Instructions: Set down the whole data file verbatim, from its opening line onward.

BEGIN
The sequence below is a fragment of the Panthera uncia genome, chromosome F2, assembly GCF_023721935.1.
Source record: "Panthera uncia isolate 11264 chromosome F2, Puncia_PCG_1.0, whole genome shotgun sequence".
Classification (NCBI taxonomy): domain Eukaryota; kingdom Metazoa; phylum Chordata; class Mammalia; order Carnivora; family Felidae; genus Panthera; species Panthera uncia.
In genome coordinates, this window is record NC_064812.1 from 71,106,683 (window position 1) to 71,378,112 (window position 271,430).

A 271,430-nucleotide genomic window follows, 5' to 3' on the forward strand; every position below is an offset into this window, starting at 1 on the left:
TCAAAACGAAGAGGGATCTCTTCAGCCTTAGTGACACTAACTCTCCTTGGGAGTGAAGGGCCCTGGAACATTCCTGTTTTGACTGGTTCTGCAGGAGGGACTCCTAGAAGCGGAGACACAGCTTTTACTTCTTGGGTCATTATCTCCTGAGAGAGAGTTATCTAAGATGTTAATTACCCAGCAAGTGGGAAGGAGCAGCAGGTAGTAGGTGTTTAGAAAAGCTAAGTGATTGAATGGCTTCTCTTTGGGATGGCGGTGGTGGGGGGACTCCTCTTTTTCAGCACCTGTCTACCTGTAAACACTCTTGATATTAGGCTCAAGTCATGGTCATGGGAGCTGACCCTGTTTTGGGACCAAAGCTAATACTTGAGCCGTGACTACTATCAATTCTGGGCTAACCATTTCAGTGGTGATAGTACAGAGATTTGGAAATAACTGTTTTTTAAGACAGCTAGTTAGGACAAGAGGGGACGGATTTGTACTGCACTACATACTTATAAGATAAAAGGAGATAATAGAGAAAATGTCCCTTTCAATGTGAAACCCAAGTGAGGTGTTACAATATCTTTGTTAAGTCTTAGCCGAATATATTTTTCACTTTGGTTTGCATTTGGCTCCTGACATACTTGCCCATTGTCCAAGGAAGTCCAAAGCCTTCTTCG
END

The sequence below is a fragment of the Panthera uncia genome, chromosome F2, assembly GCF_023721935.1.
Source record: "Panthera uncia isolate 11264 chromosome F2, Puncia_PCG_1.0, whole genome shotgun sequence".
Classification (NCBI taxonomy): domain Eukaryota; kingdom Metazoa; phylum Chordata; class Mammalia; order Carnivora; family Felidae; genus Panthera; species Panthera uncia.
In genome coordinates, this window is record NC_064812.1 from 71,106,683 (window position 1) to 71,378,112 (window position 271,430).

A 271,430-nucleotide genomic window follows, 5' to 3' on the forward strand; every position below is an offset into this window, starting at 1 on the left:
TCAAAACGAAGAGGGATCTCTTCAGCCTTAGTGACACTAACTCTCCTTGGGAGTGAAGGGCCCTGGAACATTCCTGTTTTGACTGGTTCTGCAGGAGGGACTCCTAGAAGCGGAGACACAGCTTTTACTTCTTGGGTCATTATCTCCTGAGAGAGAGTTATCTAAGATGTTAATTACCCAGCAAGTGGGAAGGAGCAGCAGGTAGTAGGTGTTTAGAAAAGCTAAGTGATTGAATGGCTTCTCTTTGGGATGGCGGTGGTGGGGGGACTCCTCTTTTTCAGCACCTGTCTACCTGTAAACACTCTTGATATTAGGCTCAAGTCATGGTCATGGGAGCTGACCCTGTTTTGGGACCAAAGCTAATACTTGAGCCGTGACTACTATCAATTCTGGGCTAACCATTTCAGTGGTGATAGTACAGAGATTTGGAAATAACTGTTTTTTAAGACAGCTAGTTAGGACAAGAGGGGACGGATTTGTACTGCACTACATACTTATAAGATAAAAGGAGATAATAGAGAAAATGTCCCTTTCAATGTGAAACCCAAGTGAGGTGTTACAATATCTTTGTTAAGTCTTAGCCGAATATATTTTTCACTTTGGTTTGCATTTGGCTCCTGACATACTTGCCCATTGTCCAAGGAAGTCCAAAGCCTTCTTCG